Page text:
Tuesday, December 29, 2009

Cesare Pavese

Pavese was an Italian poet who had an unhappy life. This, of course, does not much differentiate him from many other writers discussed on this site. Born in 1908, he resisted Italian fascism and joined the communist resistance to Mussolini on behalf of a girlfriend. His subversion did not remain undetected, and he was thrown in jail for three years.

When he got out of the clink, he learned his girl hadn’t waited for him, and he didn’t take it well. Misfortune continued. He killed himself at the age of 42 after a failed love affair with the American actress Constance Dowling.

Pavese is not a poet whose works I’ve exhaustively studied. He was a favorite of my undergraduate advisor, and he tended to bring his poems into class from time to time as exemplars of good work. That’s how I became acquainted with the following poem, and it’s stuck with me over the years.

As an expression of pure despair combined with near-pathological paranoia, this poem is unparalleled. While the tone is grim throughout, the initial images in the poem are of simple moments of grace. The stanza beginning “You too will make gestures” functions as something of a rhetorical caesura, contrasting the fate of the beloved with that of the speaker. Respite and pleasure is possible, even destined for the lover, but the "I" of the poem possesses no capacity for redemption.

This absence underscores his desolation. The detached solitude of the cats mimics an inner darkness that creates separation from the world and its quotidian joys.

Oddly, I find this poem somewhat cheering, despite its bleakness. The speaker is connected to the inert and impenetrable cats; but others, including the lover and the rest of humanity, remain embedded within the physical world and can participate in the exhilarations of routine beauty. The speaker’s awareness of this, and his inability to be like them, are a greater tragedy than the thwarted love, which is either symptomatic of or precursor to this immutable isolation.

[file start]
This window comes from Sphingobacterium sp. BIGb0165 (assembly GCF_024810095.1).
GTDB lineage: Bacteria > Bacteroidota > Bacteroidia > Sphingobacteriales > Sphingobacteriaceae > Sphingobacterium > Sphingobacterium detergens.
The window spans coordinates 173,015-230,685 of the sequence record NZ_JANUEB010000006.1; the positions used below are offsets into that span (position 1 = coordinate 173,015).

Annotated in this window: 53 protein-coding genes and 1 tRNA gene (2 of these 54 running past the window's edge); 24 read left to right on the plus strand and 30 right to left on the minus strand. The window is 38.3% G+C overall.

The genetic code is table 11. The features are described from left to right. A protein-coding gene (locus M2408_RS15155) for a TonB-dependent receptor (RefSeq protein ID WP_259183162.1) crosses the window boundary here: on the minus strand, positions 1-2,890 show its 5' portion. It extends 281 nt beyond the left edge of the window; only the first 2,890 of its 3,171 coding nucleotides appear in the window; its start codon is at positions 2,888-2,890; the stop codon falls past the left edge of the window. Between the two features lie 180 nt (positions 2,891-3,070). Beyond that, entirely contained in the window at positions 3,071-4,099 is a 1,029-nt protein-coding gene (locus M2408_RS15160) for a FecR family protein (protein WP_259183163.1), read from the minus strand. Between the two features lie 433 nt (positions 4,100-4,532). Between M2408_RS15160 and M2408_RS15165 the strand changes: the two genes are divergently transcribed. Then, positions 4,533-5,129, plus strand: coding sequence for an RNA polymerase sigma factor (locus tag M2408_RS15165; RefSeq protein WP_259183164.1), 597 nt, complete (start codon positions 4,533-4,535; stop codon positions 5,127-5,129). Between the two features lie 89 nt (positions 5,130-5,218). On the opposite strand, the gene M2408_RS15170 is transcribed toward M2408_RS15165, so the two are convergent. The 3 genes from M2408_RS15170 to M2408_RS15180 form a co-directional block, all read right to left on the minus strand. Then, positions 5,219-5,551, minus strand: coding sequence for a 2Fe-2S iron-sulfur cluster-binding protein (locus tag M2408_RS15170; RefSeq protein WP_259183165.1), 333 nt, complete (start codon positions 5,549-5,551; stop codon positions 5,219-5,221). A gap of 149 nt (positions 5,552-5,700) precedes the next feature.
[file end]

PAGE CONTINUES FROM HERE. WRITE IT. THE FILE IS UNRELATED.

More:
The Cats Will Know

Rain will fall again
on your smooth pavement,
a light rain like
a breath or a step.
The breeze and the dawn
will flourish again
when you return,
as if beneath your step.
Between flowers and sills
the cats will know.

There will be other days,
there will be other voices.
You will smile alone.
The cats will know.
You will hear words
old and spent and useless
like costumes left over
from yesterday’s parties.

You too will make gestures.
You’ll answer with words—
face of springtime,
you too will make gestures.

The cats will know,
face of springtime;
and the light rain
and the hyacinth dawn
that wrench the heart of him
who hopes no more for you—
they are the sad smile
you smile by yourself.

There will be other days,
other voices and renewals.
Face of springtime,
we will suffer at daybreak.

Translated by Geoffrey Brock

Cesare Pavese on Wikipedia


  1. i am also a foodie and love poetry, too. i think it's a great idea that you have combined your two loves. i adore cesare pavese, i worked and lived in italy for many years and came to know of his work when i was there. he was an eccentric, genius of a man. best wishes, shayma

  2. Thanks for the thoughtful comments and for stopping by. I'm so jealous that you got to live in Italy! How delightful!

    Your blog is lovely, too.